The next-level idea–and it too is a fine one–is that teachers can benefit much from participating in workshops facilitated by “teaching artists”, who are usually professionals from the Fine Arts disciplines with a passion for education and a talent for facilitating discussions and activities that help “non-Arts” teachers experience their academic subjects in new ways. So, for example, an external consultant will bring a troupe of singers and musicians to demonstrate ways that music inspires and reflects knowledge. From my limited exposure to such consultants during the past 4 years, what seems to be supposed to happen is that these performers will share the musician’s ways of knowing during these performances. But so far I haven’t seen much of that. At its most frustrating the consultant gives us not insight but vaudeville.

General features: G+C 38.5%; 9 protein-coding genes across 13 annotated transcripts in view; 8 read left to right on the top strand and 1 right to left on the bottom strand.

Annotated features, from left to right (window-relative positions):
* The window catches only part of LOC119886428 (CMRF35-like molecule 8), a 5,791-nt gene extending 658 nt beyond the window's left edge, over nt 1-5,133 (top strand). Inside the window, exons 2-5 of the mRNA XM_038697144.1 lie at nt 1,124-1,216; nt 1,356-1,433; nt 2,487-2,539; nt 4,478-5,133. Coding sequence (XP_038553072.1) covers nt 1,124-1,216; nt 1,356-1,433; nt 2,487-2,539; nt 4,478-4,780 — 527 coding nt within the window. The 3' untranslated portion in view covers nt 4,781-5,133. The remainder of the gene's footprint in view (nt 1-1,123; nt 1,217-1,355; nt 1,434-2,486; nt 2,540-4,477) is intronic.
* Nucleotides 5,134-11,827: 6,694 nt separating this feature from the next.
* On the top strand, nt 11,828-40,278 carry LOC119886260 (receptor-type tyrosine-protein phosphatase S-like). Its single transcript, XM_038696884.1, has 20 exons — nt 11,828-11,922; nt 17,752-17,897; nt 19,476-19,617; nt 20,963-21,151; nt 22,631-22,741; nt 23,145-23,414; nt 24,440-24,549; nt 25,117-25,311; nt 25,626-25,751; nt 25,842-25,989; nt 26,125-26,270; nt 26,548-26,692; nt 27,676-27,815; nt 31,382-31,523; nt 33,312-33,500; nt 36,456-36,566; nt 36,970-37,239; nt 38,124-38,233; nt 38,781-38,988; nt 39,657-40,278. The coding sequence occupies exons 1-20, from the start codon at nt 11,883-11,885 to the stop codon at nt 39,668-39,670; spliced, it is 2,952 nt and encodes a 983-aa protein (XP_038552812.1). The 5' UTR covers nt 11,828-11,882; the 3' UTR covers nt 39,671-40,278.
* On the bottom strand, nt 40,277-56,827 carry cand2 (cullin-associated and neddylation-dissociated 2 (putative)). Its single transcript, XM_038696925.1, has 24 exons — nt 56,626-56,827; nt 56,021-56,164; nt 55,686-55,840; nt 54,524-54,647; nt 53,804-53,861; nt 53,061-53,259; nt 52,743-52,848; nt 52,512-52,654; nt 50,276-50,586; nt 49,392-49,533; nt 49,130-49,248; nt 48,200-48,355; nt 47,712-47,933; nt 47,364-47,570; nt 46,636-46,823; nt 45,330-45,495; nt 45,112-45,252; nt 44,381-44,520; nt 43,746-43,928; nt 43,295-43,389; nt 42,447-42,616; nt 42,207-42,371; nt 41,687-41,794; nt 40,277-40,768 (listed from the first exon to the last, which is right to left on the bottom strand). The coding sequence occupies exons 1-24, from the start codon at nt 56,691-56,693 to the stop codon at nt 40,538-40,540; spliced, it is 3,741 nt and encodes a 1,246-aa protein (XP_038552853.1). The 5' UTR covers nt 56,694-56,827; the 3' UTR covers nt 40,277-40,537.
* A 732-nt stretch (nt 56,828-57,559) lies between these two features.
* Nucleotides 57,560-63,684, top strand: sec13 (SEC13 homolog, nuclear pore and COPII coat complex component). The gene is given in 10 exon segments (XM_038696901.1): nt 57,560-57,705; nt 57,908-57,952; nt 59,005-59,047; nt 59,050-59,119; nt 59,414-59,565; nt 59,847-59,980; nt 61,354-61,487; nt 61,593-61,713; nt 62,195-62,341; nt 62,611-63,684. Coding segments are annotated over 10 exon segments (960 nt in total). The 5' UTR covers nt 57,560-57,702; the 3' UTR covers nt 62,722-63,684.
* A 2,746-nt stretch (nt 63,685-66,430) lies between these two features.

At its most promising (so far) the best facilitators I’ve experienced were from an arts organization in Chicago (possibly from CAPE). Granted, I’m judging all this from my own perspective as a learner, but the CAPE people came closest to helping me enter the creative mindset of a visual artist: architect Frank Lloyd Wright. During the workshop my colleagues and I used construction paper to compose a stained glass window modeled after his work. The task was not unlike the creative writing practice of structuring sentences in imitation of poetic or narrative masters. Simple but hands-on, easy enough to succeed in the task, complex enough to make me think–and to continue thinking.